SMEs represent some of the most inventive companies within Australia, with the size to move quickly and seize business opportunities that larger companies cannot match.
Many people are continuing to start their own businesses as well, at least according to the Australian Bureau of Statistics. The most recent figures on business entry revealed there are more than 2 million actively trading companies in Australia with a business entry rate of 13.7 percent in the 2013-14 financial year.
While these figures point to strong growth, there are persistent challenges that SMEs are facing in Australia. Here’s a breakdown of three of the biggest:
1. Going digital
While many startups in the tech sector are making their mark through cutting-edge designs, SMEs as a whole are struggling to realise the benefit of these services. The latest Sensis e-business report found that many small companies find it difficult to establish themselves in a digital business environment.
Only 31 percent of businesses are using social media to reach new customers.
According to the report, only 31 percent of businesses are using social media to reach new customers, while medium-sized firms are spending three times more than smaller companies on their online presence.
There was some good news for SMEs, though, with 61 percent of those with a website saying it had improved the effectiveness of their services.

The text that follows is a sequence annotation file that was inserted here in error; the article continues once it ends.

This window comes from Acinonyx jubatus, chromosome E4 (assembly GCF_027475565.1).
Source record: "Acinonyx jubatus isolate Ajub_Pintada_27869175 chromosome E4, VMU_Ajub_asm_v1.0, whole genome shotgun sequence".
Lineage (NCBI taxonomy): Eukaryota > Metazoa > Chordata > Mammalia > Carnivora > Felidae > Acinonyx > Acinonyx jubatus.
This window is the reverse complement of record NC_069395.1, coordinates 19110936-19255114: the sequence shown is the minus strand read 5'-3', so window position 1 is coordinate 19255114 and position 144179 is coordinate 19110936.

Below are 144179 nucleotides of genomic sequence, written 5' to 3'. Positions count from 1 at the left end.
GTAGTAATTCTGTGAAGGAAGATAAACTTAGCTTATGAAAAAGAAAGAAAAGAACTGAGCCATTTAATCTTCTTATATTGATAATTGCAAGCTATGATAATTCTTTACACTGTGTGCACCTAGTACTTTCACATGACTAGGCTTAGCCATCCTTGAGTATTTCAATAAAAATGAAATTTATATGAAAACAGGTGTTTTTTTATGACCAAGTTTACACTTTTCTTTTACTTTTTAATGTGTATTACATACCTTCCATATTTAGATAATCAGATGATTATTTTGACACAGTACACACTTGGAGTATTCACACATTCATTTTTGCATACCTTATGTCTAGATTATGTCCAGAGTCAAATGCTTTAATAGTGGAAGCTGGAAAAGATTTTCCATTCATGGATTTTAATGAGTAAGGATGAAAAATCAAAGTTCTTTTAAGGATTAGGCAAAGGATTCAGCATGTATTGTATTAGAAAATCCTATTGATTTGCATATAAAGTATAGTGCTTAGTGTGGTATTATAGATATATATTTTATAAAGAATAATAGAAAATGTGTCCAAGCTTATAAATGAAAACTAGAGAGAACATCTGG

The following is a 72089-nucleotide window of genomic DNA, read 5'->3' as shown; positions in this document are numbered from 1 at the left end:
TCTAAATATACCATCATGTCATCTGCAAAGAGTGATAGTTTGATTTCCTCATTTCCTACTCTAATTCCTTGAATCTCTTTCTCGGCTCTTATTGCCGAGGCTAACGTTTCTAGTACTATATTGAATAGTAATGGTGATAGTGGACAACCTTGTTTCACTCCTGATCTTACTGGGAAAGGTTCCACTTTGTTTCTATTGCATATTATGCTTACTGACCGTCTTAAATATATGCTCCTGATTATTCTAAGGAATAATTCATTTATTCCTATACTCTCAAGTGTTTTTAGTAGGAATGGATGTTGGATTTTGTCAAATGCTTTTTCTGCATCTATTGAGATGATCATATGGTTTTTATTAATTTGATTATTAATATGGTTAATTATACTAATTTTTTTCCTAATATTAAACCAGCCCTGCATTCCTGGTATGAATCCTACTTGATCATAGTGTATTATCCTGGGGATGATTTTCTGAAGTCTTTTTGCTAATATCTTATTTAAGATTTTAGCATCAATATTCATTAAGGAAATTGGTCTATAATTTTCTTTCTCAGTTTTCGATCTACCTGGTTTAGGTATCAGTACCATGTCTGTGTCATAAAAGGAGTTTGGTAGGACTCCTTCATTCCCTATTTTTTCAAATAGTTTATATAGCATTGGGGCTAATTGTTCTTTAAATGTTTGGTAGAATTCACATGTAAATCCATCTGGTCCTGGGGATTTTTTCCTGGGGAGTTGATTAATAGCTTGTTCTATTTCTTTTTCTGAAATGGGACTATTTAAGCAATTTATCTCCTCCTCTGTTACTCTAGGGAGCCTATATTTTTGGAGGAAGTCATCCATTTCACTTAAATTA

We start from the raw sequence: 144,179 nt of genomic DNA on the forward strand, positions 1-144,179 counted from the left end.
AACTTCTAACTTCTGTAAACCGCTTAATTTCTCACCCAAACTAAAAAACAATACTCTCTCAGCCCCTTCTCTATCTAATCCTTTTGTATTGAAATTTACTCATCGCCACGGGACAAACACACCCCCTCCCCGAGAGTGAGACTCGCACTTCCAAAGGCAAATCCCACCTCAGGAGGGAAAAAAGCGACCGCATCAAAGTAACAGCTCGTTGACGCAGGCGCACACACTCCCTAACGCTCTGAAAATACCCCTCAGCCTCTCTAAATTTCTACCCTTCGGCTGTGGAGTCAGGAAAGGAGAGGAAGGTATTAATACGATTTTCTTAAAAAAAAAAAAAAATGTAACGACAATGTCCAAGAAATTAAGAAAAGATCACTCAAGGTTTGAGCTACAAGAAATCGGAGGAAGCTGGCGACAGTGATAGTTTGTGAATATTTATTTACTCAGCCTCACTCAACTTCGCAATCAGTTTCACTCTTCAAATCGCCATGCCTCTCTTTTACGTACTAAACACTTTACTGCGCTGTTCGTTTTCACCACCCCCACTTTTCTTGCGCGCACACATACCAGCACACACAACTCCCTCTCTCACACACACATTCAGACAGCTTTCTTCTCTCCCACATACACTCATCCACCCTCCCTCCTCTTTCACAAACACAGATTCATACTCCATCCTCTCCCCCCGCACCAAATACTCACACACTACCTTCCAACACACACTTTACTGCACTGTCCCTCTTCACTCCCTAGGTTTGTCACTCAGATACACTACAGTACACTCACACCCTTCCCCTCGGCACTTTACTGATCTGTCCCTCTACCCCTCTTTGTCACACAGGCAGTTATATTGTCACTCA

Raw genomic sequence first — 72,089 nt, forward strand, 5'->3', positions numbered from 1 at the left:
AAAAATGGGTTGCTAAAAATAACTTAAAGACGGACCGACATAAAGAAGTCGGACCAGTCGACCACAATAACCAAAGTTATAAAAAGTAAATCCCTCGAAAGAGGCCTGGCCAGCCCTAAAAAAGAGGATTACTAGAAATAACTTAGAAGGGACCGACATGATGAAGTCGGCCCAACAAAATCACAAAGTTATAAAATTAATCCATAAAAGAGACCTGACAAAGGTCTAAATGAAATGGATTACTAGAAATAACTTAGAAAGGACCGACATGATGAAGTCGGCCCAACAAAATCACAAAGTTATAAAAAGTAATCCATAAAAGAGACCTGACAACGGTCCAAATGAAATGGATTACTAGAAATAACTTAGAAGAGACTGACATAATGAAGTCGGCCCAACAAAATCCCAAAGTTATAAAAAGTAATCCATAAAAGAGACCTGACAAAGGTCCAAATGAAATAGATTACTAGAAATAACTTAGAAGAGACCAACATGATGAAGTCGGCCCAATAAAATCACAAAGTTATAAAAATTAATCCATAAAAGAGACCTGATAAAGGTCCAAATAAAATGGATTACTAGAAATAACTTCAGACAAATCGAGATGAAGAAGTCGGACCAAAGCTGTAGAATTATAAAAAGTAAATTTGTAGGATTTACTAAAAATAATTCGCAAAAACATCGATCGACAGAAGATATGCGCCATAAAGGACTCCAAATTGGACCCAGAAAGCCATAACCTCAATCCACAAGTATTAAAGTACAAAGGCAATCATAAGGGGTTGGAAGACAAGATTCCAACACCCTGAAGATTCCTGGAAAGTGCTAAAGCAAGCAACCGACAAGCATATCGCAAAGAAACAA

In a small business, the connection between how competent the CEO is and how well the team performs is closely related. Building a sustainable SME requires leaders who have a diverse range of skills, can engage with people at every level and also have a clear vision for their organisation.
For an SME owner, it’s important to be realistic when assessing their skills and finding new ways to grow their abilities. Seeking the advice and support of other leaders who are facing the same challenges can also add further clarity to your own leadership style and vision.
3. Cash flow
Cash flow is a permanent issue for small businesses and can create significant issues for Australian businesses whose invoices aren’t settled on time.
The good news for SMEs is that trade payment times are dropping, with research from Dun & Bradstreet finding that payment times in Australia have dropped to an average of 50.4 days in the first quarter of this year. While this is good news, many smaller businesses will still want to achieve a lower rate than this to ensure they are able to continue meeting ongoing expenses.
These three issues are just some of the biggest issues for Australian SMEs, with every industry affected by unique operating conditions and restraints. However, those organisations that can adapt and respond to these challenges will also be those that are best positioned to continue growing into the future.